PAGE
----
Five reasons why social should be at the heart of digital transformation

The marketing sector can be a complicated place as new marketing tools and techniques are launched, almost on a weekly basis. Powered by The Drum Network, this regular column invites The Drum Network's members to demystify the marketing trade and offer expert insight and opinion on what is happening in the marketing industry today that can help your business tomorrow.

Immediate future's director of digital, Tom Ball.

In marketing, it can sometimes be hard to keep up. Brands are desperately re-structuring teams, updating/renewing/ripping out old technology and business practices in favour of new approaches – all with a view to engaging, building relationships and transacting with the connected customer of today.

If you’re like me, you will geek-out on the opportunities to cross-fertilize data streams, integrate new technologies, smash apart “the way we do things” and generally disrupt, rebuild and make better! If you’re not, I understand how digital transformation can seem like a scary and daunting prospect.

Whatever you mind-set, if you are thinking about digital transformation, you should be putting social at the heart of your plans as you move forward. Here are five of the many reasons why:

Your customers are social animals

This doesn’t mean they are all on Facebook - far from it. But they are human and they are social by nature. They are behaving and communicating as a person of the social age: consuming vast amounts of content, from a range of different sources, constantly connect via their devices, with high unwieldy expectations and bloody short attention span! If you ignore this point, you are not really embarking on true digital transformation – most likely you are building a new website!

Social data will teach you more about your customers and their behaviour

As the bunch at Crimson Hexagon would tell you, “social media is the world’s largest focus group”. They are right, you know. How much do you know about your customer? Beyond name, gender, age and an email address? The rich context of social media data can add a level of understanding about your customers, what they like and don’t like, how they communicate, what they think of your brand, what they want from you and from others. If you are embarking on one such digital transformation initiative, then you need to know who you are doing all of this transforming for right?

The future is not email

Sorry, but it’s not. Certainly not how most brands today use it. There is even talk that email will disappear from the workplace forever. While I’m not prepared to agree with that just yet, there is clearly a shift away from email. As generations of people migrate away from email, to social networks, from Facebook to Snapchat, from text message to WhatsApp it’s quite easy to foresee a future where the role for email – perhaps re-titled “Social CRM” - is much smaller than in the past.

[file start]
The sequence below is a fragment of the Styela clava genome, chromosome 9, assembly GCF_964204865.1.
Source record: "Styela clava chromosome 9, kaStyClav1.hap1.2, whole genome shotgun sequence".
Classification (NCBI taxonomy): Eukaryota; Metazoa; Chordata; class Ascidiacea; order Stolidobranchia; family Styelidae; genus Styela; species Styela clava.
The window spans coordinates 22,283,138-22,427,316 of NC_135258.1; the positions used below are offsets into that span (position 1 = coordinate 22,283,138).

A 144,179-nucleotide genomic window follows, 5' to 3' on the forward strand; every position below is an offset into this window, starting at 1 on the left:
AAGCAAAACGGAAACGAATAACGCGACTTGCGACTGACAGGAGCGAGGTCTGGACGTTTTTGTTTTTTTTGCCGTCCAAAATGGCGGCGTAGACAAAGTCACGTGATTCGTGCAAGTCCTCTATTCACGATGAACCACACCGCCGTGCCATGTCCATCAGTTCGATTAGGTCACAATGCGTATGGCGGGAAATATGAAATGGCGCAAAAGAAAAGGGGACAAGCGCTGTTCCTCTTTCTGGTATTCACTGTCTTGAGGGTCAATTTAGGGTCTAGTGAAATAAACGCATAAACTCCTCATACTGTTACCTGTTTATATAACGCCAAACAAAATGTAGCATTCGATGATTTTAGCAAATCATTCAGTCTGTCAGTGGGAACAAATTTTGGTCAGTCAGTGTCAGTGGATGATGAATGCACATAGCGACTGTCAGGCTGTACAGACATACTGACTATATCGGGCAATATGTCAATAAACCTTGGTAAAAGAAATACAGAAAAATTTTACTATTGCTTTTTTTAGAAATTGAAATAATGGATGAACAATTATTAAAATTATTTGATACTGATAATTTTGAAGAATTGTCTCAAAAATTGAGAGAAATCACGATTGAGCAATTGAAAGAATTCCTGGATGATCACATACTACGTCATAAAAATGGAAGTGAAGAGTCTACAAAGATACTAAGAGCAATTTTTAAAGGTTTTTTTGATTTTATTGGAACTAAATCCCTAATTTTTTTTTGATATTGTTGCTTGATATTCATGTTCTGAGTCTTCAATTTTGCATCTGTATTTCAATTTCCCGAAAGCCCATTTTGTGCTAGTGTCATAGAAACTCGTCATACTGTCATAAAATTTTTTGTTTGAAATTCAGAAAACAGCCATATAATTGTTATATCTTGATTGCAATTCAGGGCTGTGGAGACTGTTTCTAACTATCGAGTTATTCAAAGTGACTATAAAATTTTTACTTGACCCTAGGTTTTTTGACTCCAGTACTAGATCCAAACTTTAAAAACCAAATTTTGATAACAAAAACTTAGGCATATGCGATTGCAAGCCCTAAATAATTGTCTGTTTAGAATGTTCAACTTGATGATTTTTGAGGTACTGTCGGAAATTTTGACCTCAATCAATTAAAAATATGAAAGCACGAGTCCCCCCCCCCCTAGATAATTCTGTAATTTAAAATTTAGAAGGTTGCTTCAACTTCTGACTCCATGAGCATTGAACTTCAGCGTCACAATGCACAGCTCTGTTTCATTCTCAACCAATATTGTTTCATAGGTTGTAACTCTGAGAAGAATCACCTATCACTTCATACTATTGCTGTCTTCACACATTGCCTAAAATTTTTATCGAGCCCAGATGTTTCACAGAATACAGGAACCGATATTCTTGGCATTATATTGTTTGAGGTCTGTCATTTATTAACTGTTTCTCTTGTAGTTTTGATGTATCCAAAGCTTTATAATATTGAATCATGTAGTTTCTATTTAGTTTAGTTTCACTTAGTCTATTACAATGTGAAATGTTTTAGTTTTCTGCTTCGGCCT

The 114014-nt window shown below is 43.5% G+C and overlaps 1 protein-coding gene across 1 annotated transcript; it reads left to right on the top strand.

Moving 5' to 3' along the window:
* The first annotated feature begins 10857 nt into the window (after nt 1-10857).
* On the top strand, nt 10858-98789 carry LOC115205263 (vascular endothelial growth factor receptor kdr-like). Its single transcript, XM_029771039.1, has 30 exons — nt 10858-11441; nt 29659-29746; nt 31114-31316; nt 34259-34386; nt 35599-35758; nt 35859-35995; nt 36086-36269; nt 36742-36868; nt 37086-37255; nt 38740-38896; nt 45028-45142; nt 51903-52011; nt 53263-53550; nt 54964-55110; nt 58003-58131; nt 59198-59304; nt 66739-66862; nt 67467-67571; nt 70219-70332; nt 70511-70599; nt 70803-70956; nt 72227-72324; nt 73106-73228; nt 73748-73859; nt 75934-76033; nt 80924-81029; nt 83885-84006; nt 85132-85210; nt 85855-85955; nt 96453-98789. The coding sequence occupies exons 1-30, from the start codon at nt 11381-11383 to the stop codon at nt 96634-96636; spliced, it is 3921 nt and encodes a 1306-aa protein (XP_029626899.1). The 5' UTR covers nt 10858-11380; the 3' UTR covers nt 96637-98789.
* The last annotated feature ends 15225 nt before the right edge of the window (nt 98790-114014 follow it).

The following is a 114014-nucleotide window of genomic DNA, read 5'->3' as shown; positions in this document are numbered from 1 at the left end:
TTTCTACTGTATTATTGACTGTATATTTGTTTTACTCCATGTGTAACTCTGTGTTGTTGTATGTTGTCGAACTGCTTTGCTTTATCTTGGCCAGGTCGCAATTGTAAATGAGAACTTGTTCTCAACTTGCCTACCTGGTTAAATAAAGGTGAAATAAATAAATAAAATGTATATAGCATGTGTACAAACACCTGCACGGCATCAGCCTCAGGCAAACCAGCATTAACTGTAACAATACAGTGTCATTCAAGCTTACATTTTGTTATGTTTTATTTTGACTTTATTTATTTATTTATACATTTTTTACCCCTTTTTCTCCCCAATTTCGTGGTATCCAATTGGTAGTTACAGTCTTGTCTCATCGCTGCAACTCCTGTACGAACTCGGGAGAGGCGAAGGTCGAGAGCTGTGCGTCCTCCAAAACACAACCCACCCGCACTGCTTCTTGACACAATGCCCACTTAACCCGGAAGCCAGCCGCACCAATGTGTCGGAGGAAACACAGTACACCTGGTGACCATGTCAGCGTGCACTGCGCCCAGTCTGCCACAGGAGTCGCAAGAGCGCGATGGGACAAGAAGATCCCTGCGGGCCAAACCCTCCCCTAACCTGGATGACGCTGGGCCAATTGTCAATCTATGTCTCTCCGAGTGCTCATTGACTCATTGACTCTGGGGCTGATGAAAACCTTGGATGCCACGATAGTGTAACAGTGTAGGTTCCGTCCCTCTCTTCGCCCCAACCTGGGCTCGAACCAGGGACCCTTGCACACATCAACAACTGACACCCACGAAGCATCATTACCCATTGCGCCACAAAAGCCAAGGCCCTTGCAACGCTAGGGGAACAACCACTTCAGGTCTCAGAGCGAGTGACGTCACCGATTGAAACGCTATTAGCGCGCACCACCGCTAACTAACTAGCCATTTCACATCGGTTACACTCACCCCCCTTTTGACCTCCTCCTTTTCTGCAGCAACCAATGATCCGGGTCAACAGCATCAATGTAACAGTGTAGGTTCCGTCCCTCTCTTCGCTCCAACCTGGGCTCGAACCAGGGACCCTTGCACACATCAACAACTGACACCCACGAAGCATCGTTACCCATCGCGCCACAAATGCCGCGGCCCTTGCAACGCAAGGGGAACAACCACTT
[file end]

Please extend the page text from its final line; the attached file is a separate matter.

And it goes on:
Social data should be enriching your CRM / single customer view

Whether we are talking about an interaction with customer service agent on Twitter, a comment on a Facebook post, a click on a LinkedIn share button or a sign-in on your mobile app, social interactions, social signals and social data should be fuelling your CRM. Done right, this opens the door to engaging the customer on whole new level, cross platform with a seamless experience. It means providing useful, relevant, helpful, timely content, offers and products – potentially in real-time. Again, there is not a magic tool that will make this happen. Solving the complex problem that is connecting, integrating and utilising social data in building customer relationships is what digital transormations is all about.

Social media breaks down silos

One of my favourite phrases, coined by our chief exec Katy Howell, is “social is leaky”.

It gets everywhere, seeping into every department, challenging how we traditionally interact with customers and with each other internally and externally; challenging how PR & communications departments respond in a crisis; challenging how customer services respond to queries and complaints; challenging how HR teams recruit and build their employer brands. You get my point.

But in order to “transform” properly the whole business must engage in the process, and that is a ‘people’ thing. It’s the people within your organisation who will bring about change, not technology. The reality is that social media is already bringing more departments and people together than ever before, to solve problems, to develop new processes and create solutions. If you need a Trojan horse as part of your digital transformation project, or at least a prominent set of work streams at the heart of what you are doing, look no further than social media!

Tom Ball is director of digital at immediate future.

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